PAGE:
Understanding Unsystemic Risk

Editor's Note: You can find our complete library of free investing articles here.

Stock trading is inherently risky. Trading is a hazardous occupation and participants must risk a part of their capital if they are to receive any return on their investment. Some traders win, but some lose too. It is important that you understand the chief risks that will confront you as a trader so that you can take steps to contain them as much as possible.

Understanding key risks enables you to counteract forces that are unhelpful to the prices of your shares and minimize the impact of those forces on your investments’ profitability.

Let’s talk about one of those risks: unsystemic risk.

[VIDEO] Understanding Unsystemic Risk

Unsystemic Risk

Unsystemic risk, in contrast with the wholesale and unavoidable risks of a system, is the intrinsic hazard associated with a particular stock.

Stocks inevitably align those who invest in them with the fate of the companies to which they correspond, for better or for worse. Many factors influence company performance. Some present opportunities but others constitute risks. And, because these risks are tied to the performance of individual companies rather than all companies, they are termed unsystemic.

The following are a few unsystemic risks to consider:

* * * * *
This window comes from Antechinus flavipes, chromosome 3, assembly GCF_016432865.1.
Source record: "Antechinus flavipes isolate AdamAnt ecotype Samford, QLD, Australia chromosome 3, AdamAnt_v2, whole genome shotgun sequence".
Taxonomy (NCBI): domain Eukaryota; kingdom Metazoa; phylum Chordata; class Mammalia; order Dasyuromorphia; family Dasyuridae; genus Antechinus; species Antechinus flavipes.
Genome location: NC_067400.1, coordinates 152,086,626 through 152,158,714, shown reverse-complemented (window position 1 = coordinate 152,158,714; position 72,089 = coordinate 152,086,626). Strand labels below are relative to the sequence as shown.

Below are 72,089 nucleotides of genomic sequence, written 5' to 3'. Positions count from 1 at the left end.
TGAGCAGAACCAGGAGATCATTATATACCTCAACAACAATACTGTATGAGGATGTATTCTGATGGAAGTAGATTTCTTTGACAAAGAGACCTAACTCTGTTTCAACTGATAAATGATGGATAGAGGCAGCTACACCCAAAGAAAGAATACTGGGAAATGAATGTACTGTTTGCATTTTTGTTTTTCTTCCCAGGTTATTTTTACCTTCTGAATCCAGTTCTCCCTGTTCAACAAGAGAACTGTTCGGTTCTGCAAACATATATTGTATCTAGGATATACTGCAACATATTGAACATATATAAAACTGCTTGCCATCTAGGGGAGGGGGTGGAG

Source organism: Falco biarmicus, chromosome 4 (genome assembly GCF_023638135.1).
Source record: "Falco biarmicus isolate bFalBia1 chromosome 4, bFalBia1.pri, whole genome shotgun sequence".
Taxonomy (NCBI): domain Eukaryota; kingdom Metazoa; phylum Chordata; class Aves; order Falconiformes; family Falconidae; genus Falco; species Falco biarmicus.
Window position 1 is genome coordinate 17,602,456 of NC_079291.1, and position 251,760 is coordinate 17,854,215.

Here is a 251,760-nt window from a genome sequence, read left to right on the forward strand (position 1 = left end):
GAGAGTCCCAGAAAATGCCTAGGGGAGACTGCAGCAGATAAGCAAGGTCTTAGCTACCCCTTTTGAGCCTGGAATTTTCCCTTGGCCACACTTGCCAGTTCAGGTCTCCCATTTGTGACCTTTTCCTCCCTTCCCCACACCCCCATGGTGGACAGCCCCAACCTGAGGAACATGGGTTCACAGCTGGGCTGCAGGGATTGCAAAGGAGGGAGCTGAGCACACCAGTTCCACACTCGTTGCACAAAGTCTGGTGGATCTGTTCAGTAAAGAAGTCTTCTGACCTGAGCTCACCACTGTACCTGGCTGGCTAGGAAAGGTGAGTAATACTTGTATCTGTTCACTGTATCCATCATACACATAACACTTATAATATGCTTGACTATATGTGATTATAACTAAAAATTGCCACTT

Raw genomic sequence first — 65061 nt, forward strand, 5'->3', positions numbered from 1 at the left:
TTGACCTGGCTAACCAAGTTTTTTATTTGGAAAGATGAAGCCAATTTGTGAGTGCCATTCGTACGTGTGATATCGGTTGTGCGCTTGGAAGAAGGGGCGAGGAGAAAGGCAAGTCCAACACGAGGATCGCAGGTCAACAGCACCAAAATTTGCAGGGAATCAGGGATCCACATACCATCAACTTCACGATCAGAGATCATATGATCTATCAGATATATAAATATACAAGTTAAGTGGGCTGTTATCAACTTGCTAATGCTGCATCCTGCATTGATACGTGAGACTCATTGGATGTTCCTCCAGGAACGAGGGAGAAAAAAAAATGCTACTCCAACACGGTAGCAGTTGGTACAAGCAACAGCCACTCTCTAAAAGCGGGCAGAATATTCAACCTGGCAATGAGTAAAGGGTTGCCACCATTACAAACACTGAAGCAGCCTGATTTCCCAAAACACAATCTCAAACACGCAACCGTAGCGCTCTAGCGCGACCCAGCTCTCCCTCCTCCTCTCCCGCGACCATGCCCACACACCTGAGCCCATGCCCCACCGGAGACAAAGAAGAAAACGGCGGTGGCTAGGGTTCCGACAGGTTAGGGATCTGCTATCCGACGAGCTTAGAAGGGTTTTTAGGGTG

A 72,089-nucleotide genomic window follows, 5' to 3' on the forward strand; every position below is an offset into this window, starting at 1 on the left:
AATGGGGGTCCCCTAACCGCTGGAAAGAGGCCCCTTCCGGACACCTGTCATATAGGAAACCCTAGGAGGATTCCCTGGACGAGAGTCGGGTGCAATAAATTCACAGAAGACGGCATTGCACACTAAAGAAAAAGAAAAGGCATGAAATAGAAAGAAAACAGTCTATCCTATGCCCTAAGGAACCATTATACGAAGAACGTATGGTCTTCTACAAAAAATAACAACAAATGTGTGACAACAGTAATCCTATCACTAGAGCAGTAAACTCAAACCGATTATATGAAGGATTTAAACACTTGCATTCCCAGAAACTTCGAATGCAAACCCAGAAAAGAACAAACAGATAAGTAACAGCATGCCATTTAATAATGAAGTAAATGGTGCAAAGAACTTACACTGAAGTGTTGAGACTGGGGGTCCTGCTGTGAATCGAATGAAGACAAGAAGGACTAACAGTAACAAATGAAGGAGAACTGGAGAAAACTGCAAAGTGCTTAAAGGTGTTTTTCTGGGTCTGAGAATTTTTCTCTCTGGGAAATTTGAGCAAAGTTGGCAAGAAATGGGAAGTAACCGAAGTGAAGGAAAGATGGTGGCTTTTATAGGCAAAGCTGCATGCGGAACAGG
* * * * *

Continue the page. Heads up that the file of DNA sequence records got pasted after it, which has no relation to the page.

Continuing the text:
– Unexpectedly low earnings
– Lawsuits
– Scandals
– Technology obsolescence
– Employee strikes

Any one of these risks could cause a company’s shares to plummet. Yet, as you must realize, the list of unsystemic risks to which an investment might be subjected is almost infinite and constantly lengthening. In the 21st century U.S, you might add, for example, the risks posed by terrorists, by Internet whispering campaigns, by bird flu, by power grid failure and so on. This susceptibility to unsystematic risks is inevitable despite many larger companies employing dedicated staff to predict and address them.

Unlike systemic risks, you can counteract unsystemic risk by diversifying your investments across a wide range of companies, sectors and markets. It is also advisable to hedge your positions and thereby protect yourself, to some extent, against cumulative loss.